What are the implications of embracing SITH (stone-in-the-hat) as the explanation for the origin of the Book of Mormon?
For the first 200 years of the restoration, believers accepted the claims of Joseph Smith and Oliver Cowdery that the Book of Mormon was a translation of ancient records kept on metal plates. They rejected the claims of critics that Joseph merely read words that appeared on a stone he put in a hat (SITH).
About 20 years ago, LDS scholars re-interpreted the historical evidence to reject what Oliver and Joseph said in favor of SITH. Lately, SITH has gained more widespread acceptance.
Nevertheless, many Latter-day Saints (including me) still believe what Joseph and Oliver taught.
Some of us think Joseph used SITH solely to demonstrate the process to a handful of supporters to whom he could not show the Urim and Thummim or the plates. Decades later, after Joseph and Oliver had died, some of the eyewitnesses transformed the demonstration into the translation, as I've described in my book, A Man that Can Translate.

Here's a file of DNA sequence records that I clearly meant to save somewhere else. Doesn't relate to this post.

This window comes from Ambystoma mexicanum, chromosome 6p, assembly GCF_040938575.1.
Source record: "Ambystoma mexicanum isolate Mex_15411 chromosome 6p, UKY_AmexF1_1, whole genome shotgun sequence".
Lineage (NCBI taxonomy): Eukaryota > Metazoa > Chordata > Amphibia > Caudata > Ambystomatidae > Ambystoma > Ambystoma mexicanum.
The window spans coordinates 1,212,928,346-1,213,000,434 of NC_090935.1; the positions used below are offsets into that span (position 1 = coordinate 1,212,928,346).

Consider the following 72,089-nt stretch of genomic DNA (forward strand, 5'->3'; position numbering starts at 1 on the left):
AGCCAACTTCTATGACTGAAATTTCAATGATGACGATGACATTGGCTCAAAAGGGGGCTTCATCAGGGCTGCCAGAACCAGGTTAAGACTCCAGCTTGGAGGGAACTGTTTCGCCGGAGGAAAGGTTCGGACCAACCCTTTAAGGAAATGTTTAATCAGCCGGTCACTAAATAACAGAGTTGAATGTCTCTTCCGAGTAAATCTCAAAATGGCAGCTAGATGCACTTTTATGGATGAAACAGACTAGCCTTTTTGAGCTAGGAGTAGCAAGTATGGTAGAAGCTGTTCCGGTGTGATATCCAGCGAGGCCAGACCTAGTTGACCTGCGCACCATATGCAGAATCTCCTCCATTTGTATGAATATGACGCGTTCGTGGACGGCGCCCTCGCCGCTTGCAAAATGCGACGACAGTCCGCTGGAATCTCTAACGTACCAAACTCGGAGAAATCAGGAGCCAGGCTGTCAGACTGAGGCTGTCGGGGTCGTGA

Does it make a difference what we believe about the origin of the Book of Mormon?
I think it does, but apparently others do not think it matters. For them, it's the words in the book, not their origin, that matter. That explains much of recent apologetics, but it also explains why recent apologetics are so ineffective, as I'll discuss in my upcoming book on LDS apologetics.
I'm curious what people think about this topic, because it raises the question, what are we reading when we read the Book of Mormon?
1. A translation of a history of a small group of Hebrews living within Mayan culture?
2. A translation of a history of the moundbuilders in North America?
3. A spiritual vision?
4. Words, provided by an unknown source, that appeared on a stone that only Joseph could read?
5. A composition by Solomon Spalding and/or Sidney Rigdon, Oliver Cowdery, Joseph Smith, etc.?
6. A compilation of Christian teachings in the framework of a faith-promoting narrative unrelated to any actual people?
7. Something else?
In my view, the evidence points to #2, which also happens to corroborate the teachings of the prophets.
And yet, many believers accept alternatives, including #1, #3, #4, and #6. It is their underlying assumption about these alternatives that drive apologetic arguments such as M2C.
I'm fine with people believing whatever they want, of course.
But I don't see much discussion of the implications of replacing #2 with the other alternatives. We'll discuss the alternatives in upcoming posts.